Japan does not provide the same type of assistance as the US or UK. The SDF members do not take part in security activities nor do they use force.

With international coordination, the humanitarian assistance provided by the SDF shall serve in tandem with economic cooperation through official development assistance (ODA) as the two wheels on the axle of Japan's assistance to enable the people of Iraq to rebuild their own country.

If the situation allowed, I would like to have the people from the private sector of Japan take part in activities for humanitarian and reconstruction assistance to Iraq instead of entrusting this task solely to the SDF; however, regrettably the current situation does not allow for such participation from the private sector.

Considering the fact that the development and prosperity of Japan rests upon the peace and stability of the world, I am convinced that the assistance that Japan currently provides, the continuation of humanitarian assistance by the SDF and financial assistance are in its national interest.

The one-year period until next December will be a critical time for the people of Iraq to build a democratic government through their own efforts. As such, I decided that a one-year extension to the dispatch of the SDF would be most appropriate.

I ask the people of Japan to support the efforts of the SDF members in Iraq who are working hard for Japan, the world, and first and foremost for the people of Iraq.

An SDF commander in Iraq has sent the following contribution to this e-mail magazine.

"It is not to be remembered by history or to be cited by official record that I wish to engage in work here, but to remain in the memories of the people of Samawah, who may one day say, 'the Japanese came through for us, traveling from a distant 8,000 km to do so.' This is why I want to be here, still standing on Samawah soil tomorrow."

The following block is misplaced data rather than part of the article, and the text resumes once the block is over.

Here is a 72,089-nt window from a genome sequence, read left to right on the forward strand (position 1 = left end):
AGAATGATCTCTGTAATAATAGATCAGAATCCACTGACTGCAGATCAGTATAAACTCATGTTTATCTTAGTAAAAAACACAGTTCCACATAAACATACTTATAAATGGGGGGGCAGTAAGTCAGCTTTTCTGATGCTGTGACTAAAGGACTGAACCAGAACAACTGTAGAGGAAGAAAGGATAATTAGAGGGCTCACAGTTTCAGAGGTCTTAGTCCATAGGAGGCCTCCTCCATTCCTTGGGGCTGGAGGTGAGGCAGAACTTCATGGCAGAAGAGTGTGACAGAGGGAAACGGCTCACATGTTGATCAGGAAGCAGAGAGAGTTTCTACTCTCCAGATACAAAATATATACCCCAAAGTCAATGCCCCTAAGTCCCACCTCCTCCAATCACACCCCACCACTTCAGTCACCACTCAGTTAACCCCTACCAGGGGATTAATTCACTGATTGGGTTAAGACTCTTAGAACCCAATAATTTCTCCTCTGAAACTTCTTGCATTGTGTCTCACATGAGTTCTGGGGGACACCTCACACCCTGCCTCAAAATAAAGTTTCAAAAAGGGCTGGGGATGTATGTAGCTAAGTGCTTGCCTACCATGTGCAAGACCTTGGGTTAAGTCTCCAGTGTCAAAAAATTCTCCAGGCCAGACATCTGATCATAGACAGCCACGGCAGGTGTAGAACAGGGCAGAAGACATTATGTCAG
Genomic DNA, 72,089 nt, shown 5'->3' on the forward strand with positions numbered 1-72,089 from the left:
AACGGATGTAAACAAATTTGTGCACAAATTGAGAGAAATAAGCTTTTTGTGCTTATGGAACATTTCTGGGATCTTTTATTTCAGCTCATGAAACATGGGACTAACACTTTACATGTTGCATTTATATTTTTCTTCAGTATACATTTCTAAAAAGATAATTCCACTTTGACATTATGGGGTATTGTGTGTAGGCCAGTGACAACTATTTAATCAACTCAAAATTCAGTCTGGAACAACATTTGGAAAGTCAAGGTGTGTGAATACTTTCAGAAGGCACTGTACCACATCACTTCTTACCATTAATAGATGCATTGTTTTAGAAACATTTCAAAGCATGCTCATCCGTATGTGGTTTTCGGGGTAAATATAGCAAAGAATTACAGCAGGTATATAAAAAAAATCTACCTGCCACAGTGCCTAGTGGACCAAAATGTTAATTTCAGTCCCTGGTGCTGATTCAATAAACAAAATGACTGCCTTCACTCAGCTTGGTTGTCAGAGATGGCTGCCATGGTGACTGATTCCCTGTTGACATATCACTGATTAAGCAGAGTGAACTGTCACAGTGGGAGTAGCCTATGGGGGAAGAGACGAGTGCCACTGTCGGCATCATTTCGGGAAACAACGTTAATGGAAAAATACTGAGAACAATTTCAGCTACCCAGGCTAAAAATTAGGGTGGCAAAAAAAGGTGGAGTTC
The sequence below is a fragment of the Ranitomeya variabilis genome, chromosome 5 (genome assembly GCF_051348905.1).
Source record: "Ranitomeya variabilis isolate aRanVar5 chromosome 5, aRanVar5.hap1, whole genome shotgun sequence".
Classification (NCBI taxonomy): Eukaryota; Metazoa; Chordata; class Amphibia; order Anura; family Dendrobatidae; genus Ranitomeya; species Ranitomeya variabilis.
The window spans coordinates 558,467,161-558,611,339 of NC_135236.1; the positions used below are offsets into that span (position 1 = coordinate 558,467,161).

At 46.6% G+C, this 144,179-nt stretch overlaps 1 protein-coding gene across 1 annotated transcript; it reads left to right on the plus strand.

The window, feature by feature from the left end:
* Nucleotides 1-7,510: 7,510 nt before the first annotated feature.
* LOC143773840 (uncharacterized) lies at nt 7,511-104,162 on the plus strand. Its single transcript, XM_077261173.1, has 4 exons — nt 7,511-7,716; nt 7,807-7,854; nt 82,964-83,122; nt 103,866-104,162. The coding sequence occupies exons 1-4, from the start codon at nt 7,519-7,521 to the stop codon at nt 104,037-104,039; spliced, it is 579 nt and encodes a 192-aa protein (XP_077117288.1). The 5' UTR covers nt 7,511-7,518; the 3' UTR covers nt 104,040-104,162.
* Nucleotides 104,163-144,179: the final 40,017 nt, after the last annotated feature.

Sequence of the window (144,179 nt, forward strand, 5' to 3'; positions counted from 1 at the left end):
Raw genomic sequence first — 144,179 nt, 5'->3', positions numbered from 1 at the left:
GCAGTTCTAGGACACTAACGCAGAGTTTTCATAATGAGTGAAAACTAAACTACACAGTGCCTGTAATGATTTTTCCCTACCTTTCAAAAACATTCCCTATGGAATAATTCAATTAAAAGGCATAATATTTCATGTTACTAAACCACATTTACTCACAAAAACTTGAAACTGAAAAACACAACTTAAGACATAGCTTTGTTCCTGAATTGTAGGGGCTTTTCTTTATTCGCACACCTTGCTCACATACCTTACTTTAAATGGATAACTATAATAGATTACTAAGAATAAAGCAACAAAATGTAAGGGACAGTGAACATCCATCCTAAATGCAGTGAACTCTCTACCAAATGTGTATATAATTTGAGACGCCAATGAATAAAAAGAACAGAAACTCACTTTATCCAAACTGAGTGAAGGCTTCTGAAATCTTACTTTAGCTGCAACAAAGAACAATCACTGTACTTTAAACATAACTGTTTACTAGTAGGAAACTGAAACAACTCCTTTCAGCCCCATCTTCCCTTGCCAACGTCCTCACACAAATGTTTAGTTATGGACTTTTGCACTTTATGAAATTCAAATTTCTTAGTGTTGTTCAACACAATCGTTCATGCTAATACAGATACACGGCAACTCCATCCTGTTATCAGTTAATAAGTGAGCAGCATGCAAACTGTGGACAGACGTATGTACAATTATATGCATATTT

* The title of this column "Lion Heart" is a reference to the Prime Minister's lion-like hairstyle and his unbending determination to advance structural reform.

[What's up around the Prime Minister]

- Japan-Bulgaria Summit Meeting (December 15, 2004)
Prime Minister Koizumi held a meeting with Mr. Simeon Saxe-Coburg, the Prime Minister of the Republic of Bulgaria.

- Japan Organizing Committee and the ROK Advisory Committee for the "Japan-Korea Friendship Year 2005" Pay Courtesy Call on Prime Minister (December 14, 2004)
Prime Minister Koizumi received a courtesy call from representatives of the two committees and said, "I expect the mutual understanding between the people of Japan and the ROK to be enhanced."

- Japan-Jordan Summit Meeting (December 13, 2004)
Prime Minister Koizumi held a meeting with His Majesty King Abdullah II Bin Al-Hussein of the Hashemite Kingdom of Jordan.

- Japan-Timor-Leste Summit Meeting (December 13, 2004)
Prime Minister Koizumi held a meeting with Mr. Xanana Gusmao, the President of the Democratic Republic of Timor-Leste.

- Thirteenth Meeting of the Urban Renaissance Headquarters (December 10, 2004)
"Development of Measures against Global Warming and Heat Island through Urban Renaissance Projects" was adopted at the meeting.

- Japan-Germany Summit Meeting and Joint Press Conference (December 9, 2004)
Prime Minister Koizumi and Mr. Gerhard Schroeder, the Chancellor of Germany, agreed to cooperate in their efforts for UN Reform and reconstruction assistance to Iraq.

- Decision on the extension of the Basic Plan regarding humanitarian and reconstruction assistance of the Self Defense Forces in Iraq (December 9, 2004)
(Statement by Prime Minister Koizumi)
(Press Conference by Prime Minister Koizumi)

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General Editor: Prime Minister Junichiro Koizumi
Chief Editor: Deputy Chief Cabinet Secretary Hiroyuki Hosoda
Publication: Cabinet Public Relations Office